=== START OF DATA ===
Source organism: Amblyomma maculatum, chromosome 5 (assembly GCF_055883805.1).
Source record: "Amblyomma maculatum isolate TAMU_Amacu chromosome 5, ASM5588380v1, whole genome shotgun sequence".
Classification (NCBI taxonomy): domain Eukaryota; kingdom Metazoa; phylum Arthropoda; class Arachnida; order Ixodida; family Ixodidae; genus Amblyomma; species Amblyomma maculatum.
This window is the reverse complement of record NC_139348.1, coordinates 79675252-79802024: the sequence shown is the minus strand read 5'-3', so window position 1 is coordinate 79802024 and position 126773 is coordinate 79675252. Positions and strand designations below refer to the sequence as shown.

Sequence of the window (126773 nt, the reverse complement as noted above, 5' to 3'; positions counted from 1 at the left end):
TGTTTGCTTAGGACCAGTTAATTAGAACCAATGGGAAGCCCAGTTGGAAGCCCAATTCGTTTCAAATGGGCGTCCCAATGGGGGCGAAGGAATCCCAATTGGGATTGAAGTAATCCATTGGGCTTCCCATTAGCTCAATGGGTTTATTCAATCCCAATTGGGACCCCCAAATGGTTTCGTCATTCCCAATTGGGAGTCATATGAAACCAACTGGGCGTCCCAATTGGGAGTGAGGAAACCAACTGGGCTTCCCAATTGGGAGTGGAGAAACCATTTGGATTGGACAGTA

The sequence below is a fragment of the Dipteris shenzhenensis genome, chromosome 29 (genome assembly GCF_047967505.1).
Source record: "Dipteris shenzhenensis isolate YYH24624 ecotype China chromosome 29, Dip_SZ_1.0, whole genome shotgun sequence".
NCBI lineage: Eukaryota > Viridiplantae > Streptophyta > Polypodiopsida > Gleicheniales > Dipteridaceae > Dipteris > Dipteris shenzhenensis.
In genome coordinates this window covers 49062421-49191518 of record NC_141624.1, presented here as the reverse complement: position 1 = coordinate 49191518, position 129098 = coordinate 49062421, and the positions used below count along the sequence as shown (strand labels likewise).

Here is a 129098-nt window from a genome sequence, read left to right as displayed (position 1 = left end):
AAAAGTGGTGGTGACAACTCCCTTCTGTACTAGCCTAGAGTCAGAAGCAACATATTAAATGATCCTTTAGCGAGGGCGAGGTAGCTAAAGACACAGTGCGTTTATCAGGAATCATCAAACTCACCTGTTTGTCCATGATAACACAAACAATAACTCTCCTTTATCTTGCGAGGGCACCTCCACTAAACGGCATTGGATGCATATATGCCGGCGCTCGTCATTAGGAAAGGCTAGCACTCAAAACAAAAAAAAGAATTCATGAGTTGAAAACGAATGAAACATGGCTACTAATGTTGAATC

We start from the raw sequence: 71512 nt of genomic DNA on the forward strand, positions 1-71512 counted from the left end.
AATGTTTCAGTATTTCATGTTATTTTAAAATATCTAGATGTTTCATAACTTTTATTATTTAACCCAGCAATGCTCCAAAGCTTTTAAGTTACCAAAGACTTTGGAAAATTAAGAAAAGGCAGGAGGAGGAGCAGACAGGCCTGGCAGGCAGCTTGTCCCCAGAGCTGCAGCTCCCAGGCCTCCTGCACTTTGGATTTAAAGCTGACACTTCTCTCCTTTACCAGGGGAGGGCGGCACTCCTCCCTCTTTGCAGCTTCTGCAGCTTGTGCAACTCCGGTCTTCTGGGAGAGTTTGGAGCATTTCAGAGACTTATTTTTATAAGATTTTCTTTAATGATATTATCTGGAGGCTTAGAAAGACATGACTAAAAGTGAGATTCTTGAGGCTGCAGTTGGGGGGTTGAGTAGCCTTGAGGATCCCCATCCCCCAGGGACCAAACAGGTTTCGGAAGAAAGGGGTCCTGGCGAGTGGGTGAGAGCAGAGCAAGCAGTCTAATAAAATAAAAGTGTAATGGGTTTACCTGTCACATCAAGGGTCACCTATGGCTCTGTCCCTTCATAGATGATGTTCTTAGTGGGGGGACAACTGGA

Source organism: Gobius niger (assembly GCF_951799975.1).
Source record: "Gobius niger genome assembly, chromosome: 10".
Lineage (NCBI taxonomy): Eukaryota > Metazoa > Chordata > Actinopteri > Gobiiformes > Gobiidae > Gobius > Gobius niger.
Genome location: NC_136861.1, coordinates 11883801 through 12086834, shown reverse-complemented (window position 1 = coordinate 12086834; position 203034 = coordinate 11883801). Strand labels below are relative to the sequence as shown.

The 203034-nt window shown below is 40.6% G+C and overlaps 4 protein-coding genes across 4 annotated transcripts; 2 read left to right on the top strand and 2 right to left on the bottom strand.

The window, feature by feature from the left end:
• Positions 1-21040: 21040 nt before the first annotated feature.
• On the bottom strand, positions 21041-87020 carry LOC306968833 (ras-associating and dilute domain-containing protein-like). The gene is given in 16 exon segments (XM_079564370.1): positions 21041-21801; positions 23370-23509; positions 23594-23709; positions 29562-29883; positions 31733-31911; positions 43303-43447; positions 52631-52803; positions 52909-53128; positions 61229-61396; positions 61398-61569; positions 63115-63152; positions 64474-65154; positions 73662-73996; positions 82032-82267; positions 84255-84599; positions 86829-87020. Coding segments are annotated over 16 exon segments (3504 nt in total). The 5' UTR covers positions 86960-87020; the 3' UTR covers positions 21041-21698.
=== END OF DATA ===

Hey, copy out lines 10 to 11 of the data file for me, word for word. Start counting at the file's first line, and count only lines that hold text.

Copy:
In genome coordinates this window covers 49062421-49191518 of record NC_141624.1, presented here as the reverse complement: position 1 = coordinate 49191518, position 129098 = coordinate 49062421, and the positions used below count along the sequence as shown (strand labels likewise).

Here is a 129098-nt window from a genome sequence, read left to right as displayed (position 1 = left end):